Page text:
But the total eclipse of 1878 spurred large expeditions to parts of the country, including Colorado, and provided an opportunity for the country to, “show it could do science too and that we should be taken seriously in the intellectual realm,” Baron said.

At the time, Denver was overrun by tourists.

“There were no hotel rooms left,” Baron said. “People ended up sleeping on cots in hotel hallways and dining rooms because there were no real rooms left anymore.”

The unifying power of a total eclipse

In a newly released edition of Baron’s book, he writes in the afterword about the total eclipse of 2017 and the effect it had on the country. It was shortly after Donald Trump was elected and right after the white supremacist rally in Charlottesville, Virginia.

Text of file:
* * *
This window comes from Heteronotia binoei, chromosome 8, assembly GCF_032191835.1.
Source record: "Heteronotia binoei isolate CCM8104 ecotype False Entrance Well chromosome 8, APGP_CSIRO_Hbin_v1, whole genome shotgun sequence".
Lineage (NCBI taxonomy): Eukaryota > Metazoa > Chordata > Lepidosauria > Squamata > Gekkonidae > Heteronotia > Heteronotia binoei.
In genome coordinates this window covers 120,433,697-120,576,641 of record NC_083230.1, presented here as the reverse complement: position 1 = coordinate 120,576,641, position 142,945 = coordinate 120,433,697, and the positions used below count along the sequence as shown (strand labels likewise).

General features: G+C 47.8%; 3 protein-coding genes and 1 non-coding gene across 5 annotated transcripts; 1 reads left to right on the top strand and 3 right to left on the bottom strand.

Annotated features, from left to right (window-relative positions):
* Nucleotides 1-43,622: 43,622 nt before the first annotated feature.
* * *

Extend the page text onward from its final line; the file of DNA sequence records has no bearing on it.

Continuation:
“You had people fighting on both sides of what seemed to be an insurmountable divide of red versus blue America,” said Baron.

But, he said, a total eclipse was unifying.

“People gathered at stadiums and at libraries to share this moment of awe at the universe, something completely apolitical,” Baron said. “And it was remarkable how many people on that day talked about how nice it was at this time of great division in America for people to come together and just share a moment of togetherness.”

For those who want to see a total eclipse in its full glory, the next one to visit the contiguous United States won’t be until 2044 – so this year's might be worth the adventure.

To read more stories from Colorado Public Radio, visit www.cpr.org.